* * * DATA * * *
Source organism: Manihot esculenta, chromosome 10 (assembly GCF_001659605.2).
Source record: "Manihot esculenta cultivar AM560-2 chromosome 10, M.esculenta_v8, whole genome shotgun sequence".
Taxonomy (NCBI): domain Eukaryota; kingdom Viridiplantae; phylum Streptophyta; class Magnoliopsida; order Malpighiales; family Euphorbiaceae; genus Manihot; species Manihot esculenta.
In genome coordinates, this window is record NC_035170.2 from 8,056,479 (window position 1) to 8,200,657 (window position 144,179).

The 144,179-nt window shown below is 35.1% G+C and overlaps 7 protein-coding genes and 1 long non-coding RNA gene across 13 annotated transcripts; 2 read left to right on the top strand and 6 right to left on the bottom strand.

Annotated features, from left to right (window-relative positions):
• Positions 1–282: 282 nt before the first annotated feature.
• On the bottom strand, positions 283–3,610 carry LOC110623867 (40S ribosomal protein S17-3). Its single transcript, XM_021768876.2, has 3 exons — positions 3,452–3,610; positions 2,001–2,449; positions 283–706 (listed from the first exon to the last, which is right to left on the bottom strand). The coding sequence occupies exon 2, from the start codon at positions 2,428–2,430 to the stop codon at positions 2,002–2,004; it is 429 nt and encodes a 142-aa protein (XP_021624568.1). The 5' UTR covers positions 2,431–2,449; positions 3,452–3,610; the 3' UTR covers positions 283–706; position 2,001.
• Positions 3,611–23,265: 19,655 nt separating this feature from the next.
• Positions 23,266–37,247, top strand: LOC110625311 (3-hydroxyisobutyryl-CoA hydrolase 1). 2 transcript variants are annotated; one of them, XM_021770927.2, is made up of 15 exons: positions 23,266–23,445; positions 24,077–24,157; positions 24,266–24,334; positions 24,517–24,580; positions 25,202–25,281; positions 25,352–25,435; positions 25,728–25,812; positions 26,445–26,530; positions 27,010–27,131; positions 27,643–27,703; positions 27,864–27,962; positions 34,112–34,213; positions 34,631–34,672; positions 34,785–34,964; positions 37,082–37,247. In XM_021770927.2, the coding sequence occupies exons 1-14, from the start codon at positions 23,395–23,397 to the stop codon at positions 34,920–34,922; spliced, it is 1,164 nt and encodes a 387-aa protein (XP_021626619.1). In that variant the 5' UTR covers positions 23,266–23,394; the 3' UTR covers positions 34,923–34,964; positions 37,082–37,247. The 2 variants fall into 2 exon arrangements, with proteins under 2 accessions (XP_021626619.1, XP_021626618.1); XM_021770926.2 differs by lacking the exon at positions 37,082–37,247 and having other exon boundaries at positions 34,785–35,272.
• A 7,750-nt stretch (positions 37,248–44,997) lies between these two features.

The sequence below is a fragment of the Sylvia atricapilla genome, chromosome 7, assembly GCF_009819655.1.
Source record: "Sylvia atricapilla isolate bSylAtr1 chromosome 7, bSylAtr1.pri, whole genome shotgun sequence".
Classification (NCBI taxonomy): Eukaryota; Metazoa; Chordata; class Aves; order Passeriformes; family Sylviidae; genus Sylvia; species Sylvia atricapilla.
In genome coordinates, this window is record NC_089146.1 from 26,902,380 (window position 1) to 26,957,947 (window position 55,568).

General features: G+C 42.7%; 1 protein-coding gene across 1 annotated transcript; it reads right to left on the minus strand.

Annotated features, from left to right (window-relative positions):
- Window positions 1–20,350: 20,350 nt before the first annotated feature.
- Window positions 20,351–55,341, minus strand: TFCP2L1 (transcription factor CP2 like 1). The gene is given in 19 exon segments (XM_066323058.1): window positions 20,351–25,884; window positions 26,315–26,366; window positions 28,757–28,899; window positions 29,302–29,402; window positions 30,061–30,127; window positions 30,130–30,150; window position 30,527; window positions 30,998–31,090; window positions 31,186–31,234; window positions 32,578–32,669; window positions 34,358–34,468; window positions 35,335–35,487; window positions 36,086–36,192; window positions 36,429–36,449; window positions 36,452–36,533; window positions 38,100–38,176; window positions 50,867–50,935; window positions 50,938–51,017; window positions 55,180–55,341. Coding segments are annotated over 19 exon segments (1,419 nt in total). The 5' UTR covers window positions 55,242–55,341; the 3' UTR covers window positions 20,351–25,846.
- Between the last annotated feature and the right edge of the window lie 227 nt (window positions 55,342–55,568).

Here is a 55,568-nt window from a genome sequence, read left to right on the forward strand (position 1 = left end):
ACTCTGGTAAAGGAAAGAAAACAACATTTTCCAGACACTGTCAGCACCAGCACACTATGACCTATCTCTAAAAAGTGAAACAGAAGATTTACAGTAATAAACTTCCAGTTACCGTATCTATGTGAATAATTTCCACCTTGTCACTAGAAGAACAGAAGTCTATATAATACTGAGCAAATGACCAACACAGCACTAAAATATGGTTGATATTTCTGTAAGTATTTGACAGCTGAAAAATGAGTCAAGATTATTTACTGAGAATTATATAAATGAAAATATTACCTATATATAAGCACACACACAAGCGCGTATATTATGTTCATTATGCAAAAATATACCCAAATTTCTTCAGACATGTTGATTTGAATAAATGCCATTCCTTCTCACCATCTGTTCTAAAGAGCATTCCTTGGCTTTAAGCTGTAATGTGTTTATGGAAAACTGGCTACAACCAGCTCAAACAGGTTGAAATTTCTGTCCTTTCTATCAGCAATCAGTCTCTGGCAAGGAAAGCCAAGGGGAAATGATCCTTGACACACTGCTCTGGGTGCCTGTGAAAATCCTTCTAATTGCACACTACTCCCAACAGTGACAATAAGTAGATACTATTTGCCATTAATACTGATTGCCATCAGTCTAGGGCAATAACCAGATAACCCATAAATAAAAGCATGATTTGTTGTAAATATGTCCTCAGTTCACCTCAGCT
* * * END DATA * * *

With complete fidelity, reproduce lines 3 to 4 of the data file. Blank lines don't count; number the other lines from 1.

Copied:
Taxonomy (NCBI): domain Eukaryota; kingdom Viridiplantae; phylum Streptophyta; class Magnoliopsida; order Malpighiales; family Euphorbiaceae; genus Manihot; species Manihot esculenta.
In genome coordinates, this window is record NC_035170.2 from 8,056,479 (window position 1) to 8,200,657 (window position 144,179).